Instead, there was a second thread to EasterCon, woven in with the first – and one that’s becoming more predominant with every event we’ve attended…


Championed by the wondrously tea-making Doctor Geof, Steampunk, specifically, is becoming more than a thread, it’s becoming a full-on machine. Costuming has been loitering at Cons for decades, but it’s not about Trekkies any more – it has a new glamour and elegance, a full-on social involvement brought in precisely by the media that’s now representing our genre/s. Not only is George bringing in new fans, but the new expansion of the literary into the visual is opening events like EasterCon to a different swathe of people.

Rita’s absolutely right when she uses the word ‘inclusivity’ – this was an event that was all about the welcome. After the SFX Weekender, we were thinking about book conventions and how they’d have to adapt – and lo, here is EasterCon doing exactly that. The changes were obvious, even among the traders. More people, younger people, are attending and reading and and becoming involved.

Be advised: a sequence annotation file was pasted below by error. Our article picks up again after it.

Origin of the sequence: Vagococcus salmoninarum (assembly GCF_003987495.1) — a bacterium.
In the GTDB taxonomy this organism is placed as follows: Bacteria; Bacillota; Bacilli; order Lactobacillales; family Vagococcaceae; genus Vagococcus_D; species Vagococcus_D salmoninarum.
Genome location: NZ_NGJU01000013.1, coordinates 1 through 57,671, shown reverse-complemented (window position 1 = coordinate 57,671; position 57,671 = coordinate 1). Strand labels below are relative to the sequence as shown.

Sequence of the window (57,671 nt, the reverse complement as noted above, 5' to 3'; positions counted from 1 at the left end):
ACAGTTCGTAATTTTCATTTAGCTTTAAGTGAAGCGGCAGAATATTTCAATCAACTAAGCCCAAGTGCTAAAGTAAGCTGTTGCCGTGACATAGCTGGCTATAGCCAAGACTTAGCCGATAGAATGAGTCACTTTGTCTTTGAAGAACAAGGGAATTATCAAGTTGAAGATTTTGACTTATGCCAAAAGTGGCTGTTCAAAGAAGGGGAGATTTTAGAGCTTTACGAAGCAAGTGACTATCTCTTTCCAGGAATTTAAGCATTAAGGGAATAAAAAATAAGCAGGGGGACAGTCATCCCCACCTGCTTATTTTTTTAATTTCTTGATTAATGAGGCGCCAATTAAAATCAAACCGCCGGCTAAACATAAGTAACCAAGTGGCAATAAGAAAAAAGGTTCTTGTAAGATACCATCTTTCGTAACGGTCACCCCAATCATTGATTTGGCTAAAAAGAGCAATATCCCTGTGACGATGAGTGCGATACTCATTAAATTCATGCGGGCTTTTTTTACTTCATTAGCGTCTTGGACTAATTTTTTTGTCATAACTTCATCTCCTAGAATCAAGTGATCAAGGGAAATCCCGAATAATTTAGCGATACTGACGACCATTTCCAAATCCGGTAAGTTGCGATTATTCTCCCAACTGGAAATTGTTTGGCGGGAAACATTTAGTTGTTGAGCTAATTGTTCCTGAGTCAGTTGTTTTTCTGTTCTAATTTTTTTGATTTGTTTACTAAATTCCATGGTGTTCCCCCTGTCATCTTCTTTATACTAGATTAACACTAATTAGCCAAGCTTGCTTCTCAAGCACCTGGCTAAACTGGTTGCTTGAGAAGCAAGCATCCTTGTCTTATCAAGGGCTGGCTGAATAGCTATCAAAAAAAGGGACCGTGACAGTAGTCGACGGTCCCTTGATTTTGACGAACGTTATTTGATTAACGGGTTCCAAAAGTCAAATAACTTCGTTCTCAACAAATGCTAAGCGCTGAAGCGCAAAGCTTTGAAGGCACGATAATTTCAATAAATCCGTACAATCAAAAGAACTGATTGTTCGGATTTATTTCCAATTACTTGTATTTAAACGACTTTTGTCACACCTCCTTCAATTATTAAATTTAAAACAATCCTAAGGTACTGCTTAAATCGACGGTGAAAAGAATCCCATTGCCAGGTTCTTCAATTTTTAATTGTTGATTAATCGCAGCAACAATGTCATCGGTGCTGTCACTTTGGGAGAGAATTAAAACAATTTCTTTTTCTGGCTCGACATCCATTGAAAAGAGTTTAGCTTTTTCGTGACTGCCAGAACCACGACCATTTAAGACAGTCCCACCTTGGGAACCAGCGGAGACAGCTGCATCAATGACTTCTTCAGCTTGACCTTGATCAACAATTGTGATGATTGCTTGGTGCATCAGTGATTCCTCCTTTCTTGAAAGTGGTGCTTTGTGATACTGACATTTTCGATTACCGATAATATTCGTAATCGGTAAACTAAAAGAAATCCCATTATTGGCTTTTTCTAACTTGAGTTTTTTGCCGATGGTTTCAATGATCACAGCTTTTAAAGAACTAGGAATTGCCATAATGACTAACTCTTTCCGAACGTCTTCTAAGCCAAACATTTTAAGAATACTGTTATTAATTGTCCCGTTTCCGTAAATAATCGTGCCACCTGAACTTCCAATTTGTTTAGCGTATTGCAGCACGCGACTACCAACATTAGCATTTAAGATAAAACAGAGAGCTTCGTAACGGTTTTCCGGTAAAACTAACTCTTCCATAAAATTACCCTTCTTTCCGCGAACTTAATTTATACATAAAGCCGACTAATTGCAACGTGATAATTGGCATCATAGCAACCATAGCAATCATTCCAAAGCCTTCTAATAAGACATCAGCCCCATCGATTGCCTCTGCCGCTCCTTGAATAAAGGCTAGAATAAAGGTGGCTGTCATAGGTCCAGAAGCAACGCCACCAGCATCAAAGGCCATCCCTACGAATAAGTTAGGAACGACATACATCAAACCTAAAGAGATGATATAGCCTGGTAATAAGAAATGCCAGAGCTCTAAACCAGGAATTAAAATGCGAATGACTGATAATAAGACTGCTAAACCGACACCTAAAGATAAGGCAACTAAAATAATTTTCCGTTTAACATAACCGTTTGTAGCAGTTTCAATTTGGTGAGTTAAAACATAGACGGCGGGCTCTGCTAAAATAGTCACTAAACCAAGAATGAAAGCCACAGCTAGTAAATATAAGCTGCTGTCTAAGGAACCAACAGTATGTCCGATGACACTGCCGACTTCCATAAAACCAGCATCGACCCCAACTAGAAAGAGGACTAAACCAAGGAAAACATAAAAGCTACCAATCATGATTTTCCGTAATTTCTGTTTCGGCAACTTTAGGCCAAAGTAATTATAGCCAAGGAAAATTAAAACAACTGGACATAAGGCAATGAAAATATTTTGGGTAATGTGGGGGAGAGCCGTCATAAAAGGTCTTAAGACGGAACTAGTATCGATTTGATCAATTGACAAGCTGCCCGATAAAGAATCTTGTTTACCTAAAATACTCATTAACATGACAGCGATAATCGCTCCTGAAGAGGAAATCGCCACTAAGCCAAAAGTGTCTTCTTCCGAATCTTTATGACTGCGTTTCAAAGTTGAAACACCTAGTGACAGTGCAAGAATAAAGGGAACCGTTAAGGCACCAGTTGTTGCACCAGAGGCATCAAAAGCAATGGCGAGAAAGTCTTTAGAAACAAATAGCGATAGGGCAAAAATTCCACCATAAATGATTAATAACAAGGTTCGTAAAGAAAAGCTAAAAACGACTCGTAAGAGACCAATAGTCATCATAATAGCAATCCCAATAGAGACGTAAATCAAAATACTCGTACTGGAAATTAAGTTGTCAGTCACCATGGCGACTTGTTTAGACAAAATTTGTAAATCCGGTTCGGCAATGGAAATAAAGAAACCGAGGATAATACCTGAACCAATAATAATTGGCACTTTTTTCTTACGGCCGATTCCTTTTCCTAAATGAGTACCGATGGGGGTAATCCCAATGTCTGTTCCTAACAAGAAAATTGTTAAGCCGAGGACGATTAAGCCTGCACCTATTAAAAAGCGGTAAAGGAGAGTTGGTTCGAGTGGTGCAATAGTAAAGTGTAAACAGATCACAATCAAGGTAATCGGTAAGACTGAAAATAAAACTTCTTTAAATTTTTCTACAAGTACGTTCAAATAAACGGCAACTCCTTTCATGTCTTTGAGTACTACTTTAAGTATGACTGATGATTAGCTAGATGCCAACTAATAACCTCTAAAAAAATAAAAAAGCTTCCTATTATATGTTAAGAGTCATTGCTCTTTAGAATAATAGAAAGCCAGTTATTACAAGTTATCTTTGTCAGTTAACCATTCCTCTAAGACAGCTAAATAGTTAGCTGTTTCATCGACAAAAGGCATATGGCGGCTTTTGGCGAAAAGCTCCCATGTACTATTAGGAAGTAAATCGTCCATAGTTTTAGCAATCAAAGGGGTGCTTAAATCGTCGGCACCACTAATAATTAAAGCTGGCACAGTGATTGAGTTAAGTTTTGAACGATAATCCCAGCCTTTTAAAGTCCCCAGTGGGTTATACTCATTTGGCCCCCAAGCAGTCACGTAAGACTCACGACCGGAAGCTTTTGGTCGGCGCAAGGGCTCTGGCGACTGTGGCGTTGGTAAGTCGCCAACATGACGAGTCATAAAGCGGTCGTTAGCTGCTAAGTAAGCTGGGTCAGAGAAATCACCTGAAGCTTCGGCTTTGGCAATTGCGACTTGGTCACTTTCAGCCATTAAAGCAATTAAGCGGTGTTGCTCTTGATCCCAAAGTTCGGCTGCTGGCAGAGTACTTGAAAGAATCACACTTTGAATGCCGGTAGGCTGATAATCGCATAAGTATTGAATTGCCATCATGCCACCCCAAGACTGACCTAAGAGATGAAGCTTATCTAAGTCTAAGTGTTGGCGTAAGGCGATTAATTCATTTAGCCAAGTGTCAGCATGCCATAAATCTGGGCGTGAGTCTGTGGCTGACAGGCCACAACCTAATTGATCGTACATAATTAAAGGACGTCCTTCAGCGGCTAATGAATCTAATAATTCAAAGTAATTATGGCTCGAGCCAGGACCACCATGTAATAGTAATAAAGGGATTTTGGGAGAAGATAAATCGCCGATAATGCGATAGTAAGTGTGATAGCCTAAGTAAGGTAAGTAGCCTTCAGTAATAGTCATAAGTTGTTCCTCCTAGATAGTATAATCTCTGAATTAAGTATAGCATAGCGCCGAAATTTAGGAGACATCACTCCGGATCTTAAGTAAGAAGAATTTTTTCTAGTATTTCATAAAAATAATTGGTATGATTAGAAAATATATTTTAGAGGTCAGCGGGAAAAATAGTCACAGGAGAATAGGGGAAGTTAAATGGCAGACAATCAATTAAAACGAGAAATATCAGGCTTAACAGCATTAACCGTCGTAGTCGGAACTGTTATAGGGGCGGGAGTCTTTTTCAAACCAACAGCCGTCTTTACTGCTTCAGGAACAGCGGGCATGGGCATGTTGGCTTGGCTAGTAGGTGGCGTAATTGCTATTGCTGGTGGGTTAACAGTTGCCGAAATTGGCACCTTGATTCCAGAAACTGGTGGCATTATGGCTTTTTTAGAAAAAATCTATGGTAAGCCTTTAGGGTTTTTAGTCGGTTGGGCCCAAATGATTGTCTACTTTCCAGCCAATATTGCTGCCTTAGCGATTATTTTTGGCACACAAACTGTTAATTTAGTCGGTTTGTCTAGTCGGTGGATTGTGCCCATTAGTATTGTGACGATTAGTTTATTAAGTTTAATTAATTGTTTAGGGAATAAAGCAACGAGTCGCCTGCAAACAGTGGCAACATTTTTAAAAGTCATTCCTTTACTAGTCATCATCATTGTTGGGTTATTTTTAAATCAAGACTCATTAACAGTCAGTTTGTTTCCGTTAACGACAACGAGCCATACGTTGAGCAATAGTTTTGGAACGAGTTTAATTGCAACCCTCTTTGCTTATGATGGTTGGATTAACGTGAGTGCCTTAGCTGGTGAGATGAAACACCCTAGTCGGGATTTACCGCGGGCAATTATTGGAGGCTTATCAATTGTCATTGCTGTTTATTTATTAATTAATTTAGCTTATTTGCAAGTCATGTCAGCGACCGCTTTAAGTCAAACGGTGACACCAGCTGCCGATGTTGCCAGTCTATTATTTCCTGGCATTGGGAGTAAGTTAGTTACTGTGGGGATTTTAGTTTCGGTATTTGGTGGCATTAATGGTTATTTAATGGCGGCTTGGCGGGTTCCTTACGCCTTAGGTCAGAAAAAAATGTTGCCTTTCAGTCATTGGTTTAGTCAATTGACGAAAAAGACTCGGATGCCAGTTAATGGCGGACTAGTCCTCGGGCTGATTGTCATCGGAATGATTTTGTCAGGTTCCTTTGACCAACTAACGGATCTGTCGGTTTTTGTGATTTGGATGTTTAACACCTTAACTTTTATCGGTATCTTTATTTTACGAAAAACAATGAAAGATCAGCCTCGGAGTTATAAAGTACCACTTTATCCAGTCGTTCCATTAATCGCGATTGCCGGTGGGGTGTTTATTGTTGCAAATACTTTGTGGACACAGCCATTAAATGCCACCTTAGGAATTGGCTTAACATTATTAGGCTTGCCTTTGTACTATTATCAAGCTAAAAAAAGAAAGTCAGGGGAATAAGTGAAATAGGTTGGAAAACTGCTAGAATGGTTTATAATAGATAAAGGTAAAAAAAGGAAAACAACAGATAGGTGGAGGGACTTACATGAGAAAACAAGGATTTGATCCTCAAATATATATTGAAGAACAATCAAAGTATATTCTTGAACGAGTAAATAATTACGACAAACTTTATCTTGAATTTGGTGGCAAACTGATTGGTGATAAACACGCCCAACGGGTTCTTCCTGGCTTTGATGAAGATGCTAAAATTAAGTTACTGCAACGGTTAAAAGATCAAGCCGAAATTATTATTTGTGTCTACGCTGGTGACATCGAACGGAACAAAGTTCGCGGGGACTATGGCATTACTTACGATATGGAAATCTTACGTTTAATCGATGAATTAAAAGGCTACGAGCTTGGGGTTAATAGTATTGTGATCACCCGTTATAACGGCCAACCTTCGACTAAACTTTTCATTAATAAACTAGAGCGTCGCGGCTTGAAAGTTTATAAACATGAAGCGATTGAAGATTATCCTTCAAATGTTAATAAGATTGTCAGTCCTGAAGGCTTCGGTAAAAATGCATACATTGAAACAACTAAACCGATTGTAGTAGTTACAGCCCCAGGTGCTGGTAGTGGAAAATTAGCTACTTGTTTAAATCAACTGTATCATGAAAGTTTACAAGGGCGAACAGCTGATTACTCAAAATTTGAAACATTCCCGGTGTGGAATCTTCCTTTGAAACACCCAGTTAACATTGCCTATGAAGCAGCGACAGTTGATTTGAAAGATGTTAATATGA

I’ll talk about Ecko (you know I will!) but not here – this is the place for the ‘thank you’. This EasterCon was about the opening out of traditional social cliches and barriers…

George, genre, glamour and garment, I think we’ll look back at Olympus 2012 as a new beginning for us all.




‘Vivisepulture’ – Get Deviant!

A newly published – and suitably twisted – anthology… one I’ve been looking forward to for MONTHS. Huge thank you to Andy Remic and to Anarchy Books for letting me contribute my own brand of deviance. And in some pretty awesome company!


Press release follows: –

Welcome to our anthology, a collection of weird and bizarre tales of twisted imagination by Neal Asher, Tony Ballantyne, Eric Brown, Richard Ford, Ian Graham, Lee Harris, Colin Harvey, Vincent Holland-Keen, James Lovegrove, Gary McMahon, Stan Nicholls, Andy Remic, Jordan Reyne, Ian Sales, Steven Savile, Wayne Simmons, Guy N. Smith, Adrian Tchaikovsky, Jeffrey Thomas, Danie Ware, Ian Watson and Ian Whates. Artwork by Vincent Chong.

The anthology is dedicated to the late Colin Harvey, with great affection.